NUIG staff and students urged to join rapid testing pilot scheme

galway daily news Just one COVID patient in the ICU at University Hospital Galway

Staff and students at NUIG are being urged to volunteer for a rapid testing pilot programme to track and control COVID-19 in universities.

The UniCoV will conduct a large scale analysis of different testing technologies for COVID-19, such as rapid antigen testing, saliva-based PCR testing, and wastewater surveillance.

The results of this project are meant to help develop early warning systems for any future outbreaks on campuses.

Staff and students can enroll across four universities – NUI Galway, Trinity College Dublin, University College Dublin and University College Cork.

Director of Public Health, HSE West Breda Smyth said “Students in Ireland have shown significant resilience in adapting to the challenges that COVID-19 has created.”

“However, evidence suggests both in Ireland and internationally this is not without adverse effects including reduction in academic performance, social isolation and deteriorating mental health and wellbeing.”

“UniCoV will inform surveillance systems to support the provision of safe campus environments and provide evidence to facilitate return to campus activity for staff and students in further and higher education institutes.”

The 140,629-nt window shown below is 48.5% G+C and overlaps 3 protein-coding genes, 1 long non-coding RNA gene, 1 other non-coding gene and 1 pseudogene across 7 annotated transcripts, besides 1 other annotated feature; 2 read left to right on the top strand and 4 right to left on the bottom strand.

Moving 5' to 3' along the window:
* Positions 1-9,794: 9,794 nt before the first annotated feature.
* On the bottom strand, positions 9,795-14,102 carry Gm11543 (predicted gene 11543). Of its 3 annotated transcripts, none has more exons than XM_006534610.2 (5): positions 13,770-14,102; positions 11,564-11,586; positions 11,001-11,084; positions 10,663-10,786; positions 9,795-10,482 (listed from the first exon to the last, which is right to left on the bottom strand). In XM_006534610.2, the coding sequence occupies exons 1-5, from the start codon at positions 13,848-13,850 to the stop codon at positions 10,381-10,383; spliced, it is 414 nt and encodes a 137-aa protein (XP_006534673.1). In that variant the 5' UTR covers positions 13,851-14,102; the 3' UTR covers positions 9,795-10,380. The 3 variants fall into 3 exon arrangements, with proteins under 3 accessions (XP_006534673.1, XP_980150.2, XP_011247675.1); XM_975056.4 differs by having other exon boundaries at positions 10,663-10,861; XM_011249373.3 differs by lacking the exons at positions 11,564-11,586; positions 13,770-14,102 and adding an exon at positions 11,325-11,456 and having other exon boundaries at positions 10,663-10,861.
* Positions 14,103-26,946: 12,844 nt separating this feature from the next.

Testing volunteers will provide saliva samples twice a week and drop them off at on-campus collection points. These samples will go through PCR or LAMP testing.

On the same day, those volunteers will take a self-administered rapid nasal swab antigen test, and upload a photo of their result from their phone to the secure website

The UniCoV study will also include wastewater monitoring, with samples taken from the campus system, and analyses for the presence of Sars-Cov-2.

A live dashboard will provide anonymised aggregate information about each campus’ results.

Minister for Higher Education Simon Harris said that rapid testing may be an important part of the plan for a safe return to on-campus education at colleges and universities.

“This pilot project will help us learn more about different types of tests, how effective they are and if they can or should be used in higher education settings.”

“None of these replace the public health advice but could be additional weapons in our fight against COVID-19.”

Over 8,000 people are expected to take part in the study, and staff and students are being encouraged to signup.